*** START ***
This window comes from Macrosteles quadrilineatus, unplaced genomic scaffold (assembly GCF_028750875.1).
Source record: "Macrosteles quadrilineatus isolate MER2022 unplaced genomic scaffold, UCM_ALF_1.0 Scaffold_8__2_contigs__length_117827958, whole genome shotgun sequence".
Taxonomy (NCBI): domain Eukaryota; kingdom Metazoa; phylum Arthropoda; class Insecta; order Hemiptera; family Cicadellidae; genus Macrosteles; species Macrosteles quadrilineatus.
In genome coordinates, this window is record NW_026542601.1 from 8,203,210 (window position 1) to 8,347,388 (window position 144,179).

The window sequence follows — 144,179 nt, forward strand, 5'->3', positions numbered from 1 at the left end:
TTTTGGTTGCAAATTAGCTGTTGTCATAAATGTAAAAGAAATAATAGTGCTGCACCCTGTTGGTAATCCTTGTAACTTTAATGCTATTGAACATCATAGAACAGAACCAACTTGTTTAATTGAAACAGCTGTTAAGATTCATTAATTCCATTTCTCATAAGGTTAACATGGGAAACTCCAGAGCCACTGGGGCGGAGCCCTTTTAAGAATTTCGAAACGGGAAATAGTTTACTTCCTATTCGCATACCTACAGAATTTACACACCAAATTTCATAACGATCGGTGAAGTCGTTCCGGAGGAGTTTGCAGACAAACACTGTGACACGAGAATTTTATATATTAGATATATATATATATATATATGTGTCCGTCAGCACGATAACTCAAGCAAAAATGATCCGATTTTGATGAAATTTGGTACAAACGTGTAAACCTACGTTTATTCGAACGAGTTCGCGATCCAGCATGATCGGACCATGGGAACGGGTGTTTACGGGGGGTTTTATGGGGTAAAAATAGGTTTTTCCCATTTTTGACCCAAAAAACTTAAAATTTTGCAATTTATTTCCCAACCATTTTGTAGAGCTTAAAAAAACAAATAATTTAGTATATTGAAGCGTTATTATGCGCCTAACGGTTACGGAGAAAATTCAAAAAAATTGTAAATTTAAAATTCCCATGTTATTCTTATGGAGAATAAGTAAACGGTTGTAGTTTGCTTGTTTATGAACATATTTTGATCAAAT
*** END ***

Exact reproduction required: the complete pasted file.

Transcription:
This window comes from Macrosteles quadrilineatus, unplaced genomic scaffold (assembly GCF_028750875.1).
Source record: "Macrosteles quadrilineatus isolate MER2022 unplaced genomic scaffold, UCM_ALF_1.0 Scaffold_8__2_contigs__length_117827958, whole genome shotgun sequence".
Taxonomy (NCBI): domain Eukaryota; kingdom Metazoa; phylum Arthropoda; class Insecta; order Hemiptera; family Cicadellidae; genus Macrosteles; species Macrosteles quadrilineatus.
In genome coordinates, this window is record NW_026542601.1 from 8,203,210 (window position 1) to 8,347,388 (window position 144,179).

The window sequence follows — 144,179 nt, forward strand, 5'->3', positions numbered from 1 at the left end:
TTTTGGTTGCAAATTAGCTGTTGTCATAAATGTAAAAGAAATAATAGTGCTGCACCCTGTTGGTAATCCTTGTAACTTTAATGCTATTGAACATCATAGAACAGAACCAACTTGTTTAATTGAAACAGCTGTTAAGATTCATTAATTCCATTTCTCATAAGGTTAACATGGGAAACTCCAGAGCCACTGGGGCGGAGCCCTTTTAAGAATTTCGAAACGGGAAATAGTTTACTTCCTATTCGCATACCTACAGAATTTACACACCAAATTTCATAACGATCGGTGAAGTCGTTCCGGAGGAGTTTGCAGACAAACACTGTGACACGAGAATTTTATATATTAGATATATATATATATATATATGTGTCCGTCAGCACGATAACTCAAGCAAAAATGATCCGATTTTGATGAAATTTGGTACAAACGTGTAAACCTACGTTTATTCGAACGAGTTCGCGATCCAGCATGATCGGACCATGGGAACGGGTGTTTACGGGGGGTTTTATGGGGTAAAAATAGGTTTTTCCCATTTTTGACCCAAAAAACTTAAAATTTTGCAATTTATTTCCCAACCATTTTGTAGAGCTTAAAAAAACAAATAATTTAGTATATTGAAGCGTTATTATGCGCCTAACGGTTACGGAGAAAATTCAAAAAAATTGTAAATTTAAAATTCCCATGTTATTCTTATGGAGAATAAGTAAACGGTTGTAGTTTGCTTGTTTATGAACATATTTTGATCAAAT